Recently Spokeman Officer Andre Traut implied that filming an officer during the course of their duty was perfectly legal, that is until they were in the act of arresting someone. While lawyers we met with here disagreed with that notion, we found it disturbing how little the police know about local current laws, and more importantly how aggressive they are to the idea of people watching them.
Maybe it’s because people don’t trust or respect the police out here, literally everyone we have spoken with sees little to no value in their existence. Or maybe it’s because countless people we’ve interviewed claim they have been beaten, tortured, or robbed by people with badges.
We def have considered the fact that it might be because a lot of the drugs and guns that are sold in the streets and the prisons pass through their hands, either physically or in the form of bribes.
While the local newspapers report on police issues extensively, and we’ve spoken to people who first hand have either paid off police or been smugglers while working as law enforcement, one thing is clear.
The videotaping of police on any level out here won’t prove to anyone what horrible things the police are capable of doing. The people here know this truth. At this point, maybe the best thing that videotaping the police can do is help show the world what people are experiencing here on the ground.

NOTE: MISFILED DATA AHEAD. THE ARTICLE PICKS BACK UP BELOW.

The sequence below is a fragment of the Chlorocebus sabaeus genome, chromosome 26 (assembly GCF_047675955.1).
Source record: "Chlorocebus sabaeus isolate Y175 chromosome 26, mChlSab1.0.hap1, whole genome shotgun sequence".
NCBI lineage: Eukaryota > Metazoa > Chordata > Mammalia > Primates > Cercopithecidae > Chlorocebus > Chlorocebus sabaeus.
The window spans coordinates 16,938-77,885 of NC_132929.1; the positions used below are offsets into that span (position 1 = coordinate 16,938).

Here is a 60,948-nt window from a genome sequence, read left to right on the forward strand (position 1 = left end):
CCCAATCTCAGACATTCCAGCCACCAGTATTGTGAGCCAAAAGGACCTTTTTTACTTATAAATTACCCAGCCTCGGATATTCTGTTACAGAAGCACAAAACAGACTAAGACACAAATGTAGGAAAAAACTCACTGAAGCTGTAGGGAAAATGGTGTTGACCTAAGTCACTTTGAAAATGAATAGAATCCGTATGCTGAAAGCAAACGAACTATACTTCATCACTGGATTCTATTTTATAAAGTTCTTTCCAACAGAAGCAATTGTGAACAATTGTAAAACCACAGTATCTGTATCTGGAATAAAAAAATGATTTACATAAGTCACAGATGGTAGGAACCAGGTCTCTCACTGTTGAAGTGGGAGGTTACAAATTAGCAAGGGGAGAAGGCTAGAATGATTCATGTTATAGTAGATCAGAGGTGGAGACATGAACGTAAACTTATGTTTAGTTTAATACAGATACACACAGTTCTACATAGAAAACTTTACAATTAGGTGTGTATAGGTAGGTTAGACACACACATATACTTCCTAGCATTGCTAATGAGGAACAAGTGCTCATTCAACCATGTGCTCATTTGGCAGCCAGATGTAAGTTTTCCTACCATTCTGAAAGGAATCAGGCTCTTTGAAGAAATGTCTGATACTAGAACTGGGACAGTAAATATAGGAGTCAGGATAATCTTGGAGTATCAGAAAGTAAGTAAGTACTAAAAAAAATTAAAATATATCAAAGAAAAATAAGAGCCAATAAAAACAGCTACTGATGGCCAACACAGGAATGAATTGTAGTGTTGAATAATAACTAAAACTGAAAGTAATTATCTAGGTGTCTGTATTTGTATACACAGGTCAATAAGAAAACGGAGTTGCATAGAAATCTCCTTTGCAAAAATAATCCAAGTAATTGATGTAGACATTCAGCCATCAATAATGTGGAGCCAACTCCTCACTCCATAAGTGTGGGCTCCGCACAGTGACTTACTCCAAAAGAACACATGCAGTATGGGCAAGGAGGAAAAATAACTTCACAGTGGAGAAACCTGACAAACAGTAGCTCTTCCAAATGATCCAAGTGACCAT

While this video refers to four incidents where the police were videotaped abusing and murdering people, the cameras rolling did
little to stop these incidents from taking place. And when an officer knows that if they get caught beating someone on video, they can just arrest the victim to legitimize arresting the copwatcher, than like in the states, we see a system that is designed to fail the people.
Regardless of what Officer Andre Traut says, we think that videotaping arrests is one of the most important times to be documenting, as this is one of the times police are most abusive.